The annual Lifesavers Conference on Highway Safety Priorities opened Sunday in Charlotte with a video that began with a grim statistic -- 35,029 traffic fatalities in 2015, an 8 percent increase over the previous year. The video continued with a montage of photos of happy, smiling people, with their names and ages -- which ranged from a few months to 87 years. Each was a victim of a traffic crash and was someone's spouse, mother, father, brother, sister, child or baby.
The first speaker, Rich Leotta, bravely told the story of his son, Maryland State Trooper Noah Leotta, who was killed by a drunk driver a year ago he was talking to another driver he had just pulled over for impaired driving. Officer Leotta was 24.
Throughout this conference, I've heard many similar stories and I've met many people who, after a devastating loss from a car crash, now devote their lives to trying to help others avoid such heartbreak.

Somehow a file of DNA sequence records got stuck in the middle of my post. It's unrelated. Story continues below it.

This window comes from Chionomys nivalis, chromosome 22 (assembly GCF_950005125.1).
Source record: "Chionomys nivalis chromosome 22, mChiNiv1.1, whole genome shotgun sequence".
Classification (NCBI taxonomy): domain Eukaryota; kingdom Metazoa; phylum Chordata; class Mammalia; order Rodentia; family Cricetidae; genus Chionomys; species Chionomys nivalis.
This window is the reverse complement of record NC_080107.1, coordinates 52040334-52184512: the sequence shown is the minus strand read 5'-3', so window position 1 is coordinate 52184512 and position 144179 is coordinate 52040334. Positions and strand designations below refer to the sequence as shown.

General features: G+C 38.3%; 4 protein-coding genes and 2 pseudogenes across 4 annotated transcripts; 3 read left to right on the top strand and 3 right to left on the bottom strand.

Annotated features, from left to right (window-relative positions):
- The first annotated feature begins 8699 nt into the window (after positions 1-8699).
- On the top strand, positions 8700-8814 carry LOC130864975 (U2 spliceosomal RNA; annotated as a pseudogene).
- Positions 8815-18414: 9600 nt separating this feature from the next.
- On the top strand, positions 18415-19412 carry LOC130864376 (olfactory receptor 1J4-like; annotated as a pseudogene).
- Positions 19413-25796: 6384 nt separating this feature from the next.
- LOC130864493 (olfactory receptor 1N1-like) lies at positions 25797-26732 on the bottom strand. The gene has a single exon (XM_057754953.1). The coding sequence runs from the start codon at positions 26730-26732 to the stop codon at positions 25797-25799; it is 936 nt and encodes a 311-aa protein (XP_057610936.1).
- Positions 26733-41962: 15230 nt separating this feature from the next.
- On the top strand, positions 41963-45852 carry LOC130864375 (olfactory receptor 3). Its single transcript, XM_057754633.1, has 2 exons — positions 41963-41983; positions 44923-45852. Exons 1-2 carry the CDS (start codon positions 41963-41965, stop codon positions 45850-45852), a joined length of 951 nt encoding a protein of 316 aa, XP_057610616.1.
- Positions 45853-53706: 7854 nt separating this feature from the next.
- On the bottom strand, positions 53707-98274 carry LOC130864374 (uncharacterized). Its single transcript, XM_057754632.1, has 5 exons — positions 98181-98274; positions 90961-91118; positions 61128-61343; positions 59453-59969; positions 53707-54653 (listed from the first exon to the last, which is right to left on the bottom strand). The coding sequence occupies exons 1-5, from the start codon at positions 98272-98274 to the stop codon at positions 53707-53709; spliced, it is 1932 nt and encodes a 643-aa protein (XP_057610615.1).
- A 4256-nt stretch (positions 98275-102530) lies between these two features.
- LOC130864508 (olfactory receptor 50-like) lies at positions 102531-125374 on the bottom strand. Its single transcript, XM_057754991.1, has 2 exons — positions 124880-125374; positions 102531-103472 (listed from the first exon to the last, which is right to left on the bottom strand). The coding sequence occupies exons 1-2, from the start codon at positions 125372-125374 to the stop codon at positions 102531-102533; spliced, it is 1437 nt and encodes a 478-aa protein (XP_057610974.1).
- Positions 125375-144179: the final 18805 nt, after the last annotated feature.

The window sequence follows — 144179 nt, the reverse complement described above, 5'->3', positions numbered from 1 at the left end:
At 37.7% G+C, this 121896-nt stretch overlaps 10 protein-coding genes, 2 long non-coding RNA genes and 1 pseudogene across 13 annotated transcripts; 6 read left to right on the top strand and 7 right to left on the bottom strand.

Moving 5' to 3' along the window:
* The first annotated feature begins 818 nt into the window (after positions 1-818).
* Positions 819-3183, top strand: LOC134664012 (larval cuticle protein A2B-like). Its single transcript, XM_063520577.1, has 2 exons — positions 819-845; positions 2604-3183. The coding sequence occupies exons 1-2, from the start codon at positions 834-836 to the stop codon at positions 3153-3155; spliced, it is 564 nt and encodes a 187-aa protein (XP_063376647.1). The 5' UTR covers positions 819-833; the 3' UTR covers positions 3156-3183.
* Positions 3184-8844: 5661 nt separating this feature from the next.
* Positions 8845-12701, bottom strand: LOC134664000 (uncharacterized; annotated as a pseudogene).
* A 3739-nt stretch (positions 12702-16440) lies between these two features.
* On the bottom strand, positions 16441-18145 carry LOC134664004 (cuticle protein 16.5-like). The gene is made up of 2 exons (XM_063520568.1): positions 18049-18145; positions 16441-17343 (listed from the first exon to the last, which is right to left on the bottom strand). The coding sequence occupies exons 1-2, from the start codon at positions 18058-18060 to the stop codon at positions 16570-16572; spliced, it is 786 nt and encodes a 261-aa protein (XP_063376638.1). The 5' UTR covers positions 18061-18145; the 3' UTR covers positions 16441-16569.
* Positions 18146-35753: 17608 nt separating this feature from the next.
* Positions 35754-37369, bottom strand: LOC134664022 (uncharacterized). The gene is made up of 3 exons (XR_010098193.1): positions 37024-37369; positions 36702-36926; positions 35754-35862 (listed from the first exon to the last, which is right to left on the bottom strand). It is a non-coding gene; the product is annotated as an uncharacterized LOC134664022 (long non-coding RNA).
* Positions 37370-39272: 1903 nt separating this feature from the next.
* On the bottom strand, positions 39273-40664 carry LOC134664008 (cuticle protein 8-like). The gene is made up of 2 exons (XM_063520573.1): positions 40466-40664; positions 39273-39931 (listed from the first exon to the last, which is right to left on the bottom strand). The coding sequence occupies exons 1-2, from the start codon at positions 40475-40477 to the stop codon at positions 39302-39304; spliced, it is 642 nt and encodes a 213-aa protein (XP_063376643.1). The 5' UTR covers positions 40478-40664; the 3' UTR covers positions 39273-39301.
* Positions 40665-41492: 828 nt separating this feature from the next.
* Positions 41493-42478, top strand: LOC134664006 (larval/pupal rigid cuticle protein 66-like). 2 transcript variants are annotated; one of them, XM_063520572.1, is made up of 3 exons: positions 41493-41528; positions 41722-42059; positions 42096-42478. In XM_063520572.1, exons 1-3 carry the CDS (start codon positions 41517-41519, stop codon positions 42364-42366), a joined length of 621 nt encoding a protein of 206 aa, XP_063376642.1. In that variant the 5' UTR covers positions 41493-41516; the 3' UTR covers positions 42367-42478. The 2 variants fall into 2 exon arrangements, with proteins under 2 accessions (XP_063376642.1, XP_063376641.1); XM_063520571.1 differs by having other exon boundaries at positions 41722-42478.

I'm here representing and presenting for my client The National Road Safety Foundation, which produces programs it gives away free to help teach drivers to avoid bad decisions that can have life-changing results -- distracted and impaired driving, drowsy driving, speed and aggressive driving.
Every time I come to a traffic safety conference, I am impressed and humbled by the people who work in this field. For most, it's so much more than a job -- it's a passion and a devotion to saving lives. I am glad to be part of this community.